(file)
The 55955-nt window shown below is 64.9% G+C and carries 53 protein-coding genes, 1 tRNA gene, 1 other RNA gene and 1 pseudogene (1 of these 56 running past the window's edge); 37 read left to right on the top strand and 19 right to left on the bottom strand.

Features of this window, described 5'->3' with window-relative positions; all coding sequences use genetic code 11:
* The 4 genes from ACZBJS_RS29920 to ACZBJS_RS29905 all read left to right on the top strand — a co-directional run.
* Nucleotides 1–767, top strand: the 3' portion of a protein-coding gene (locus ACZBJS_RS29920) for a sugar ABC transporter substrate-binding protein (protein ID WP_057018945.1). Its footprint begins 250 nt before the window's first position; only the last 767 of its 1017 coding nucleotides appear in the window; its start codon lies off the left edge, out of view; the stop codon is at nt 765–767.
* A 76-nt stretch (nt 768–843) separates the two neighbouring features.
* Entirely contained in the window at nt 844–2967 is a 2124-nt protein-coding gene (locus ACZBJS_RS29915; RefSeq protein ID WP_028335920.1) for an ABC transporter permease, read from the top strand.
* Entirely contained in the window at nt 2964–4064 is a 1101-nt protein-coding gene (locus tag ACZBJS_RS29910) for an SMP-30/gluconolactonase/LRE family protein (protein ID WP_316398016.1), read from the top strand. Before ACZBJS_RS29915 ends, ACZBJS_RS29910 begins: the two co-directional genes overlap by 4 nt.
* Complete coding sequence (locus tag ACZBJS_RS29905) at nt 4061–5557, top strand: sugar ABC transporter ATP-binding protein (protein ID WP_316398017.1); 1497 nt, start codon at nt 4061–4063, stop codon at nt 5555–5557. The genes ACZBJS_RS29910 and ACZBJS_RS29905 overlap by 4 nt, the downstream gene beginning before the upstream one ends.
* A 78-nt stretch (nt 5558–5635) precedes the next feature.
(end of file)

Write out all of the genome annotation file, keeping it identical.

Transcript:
The 55955-nt window shown below is 64.9% G+C and carries 53 protein-coding genes, 1 tRNA gene, 1 other RNA gene and 1 pseudogene (1 of these 56 running past the window's edge); 37 read left to right on the top strand and 19 right to left on the bottom strand.

Features of this window, described 5'->3' with window-relative positions; all coding sequences use genetic code 11:
* The 4 genes from ACZBJS_RS29920 to ACZBJS_RS29905 all read left to right on the top strand — a co-directional run.
* Nucleotides 1–767, top strand: the 3' portion of a protein-coding gene (locus ACZBJS_RS29920) for a sugar ABC transporter substrate-binding protein (protein ID WP_057018945.1). Its footprint begins 250 nt before the window's first position; only the last 767 of its 1017 coding nucleotides appear in the window; its start codon lies off the left edge, out of view; the stop codon is at nt 765–767.
* A 76-nt stretch (nt 768–843) separates the two neighbouring features.
* Entirely contained in the window at nt 844–2967 is a 2124-nt protein-coding gene (locus ACZBJS_RS29915; RefSeq protein ID WP_028335920.1) for an ABC transporter permease, read from the top strand.
* Entirely contained in the window at nt 2964–4064 is a 1101-nt protein-coding gene (locus tag ACZBJS_RS29910) for an SMP-30/gluconolactonase/LRE family protein (protein ID WP_316398016.1), read from the top strand. Before ACZBJS_RS29915 ends, ACZBJS_RS29910 begins: the two co-directional genes overlap by 4 nt.
* Complete coding sequence (locus tag ACZBJS_RS29905) at nt 4061–5557, top strand: sugar ABC transporter ATP-binding protein (protein ID WP_316398017.1); 1497 nt, start codon at nt 4061–4063, stop codon at nt 5555–5557. The genes ACZBJS_RS29910 and ACZBJS_RS29905 overlap by 4 nt, the downstream gene beginning before the upstream one ends.
* A 78-nt stretch (nt 5558–5635) precedes the next feature.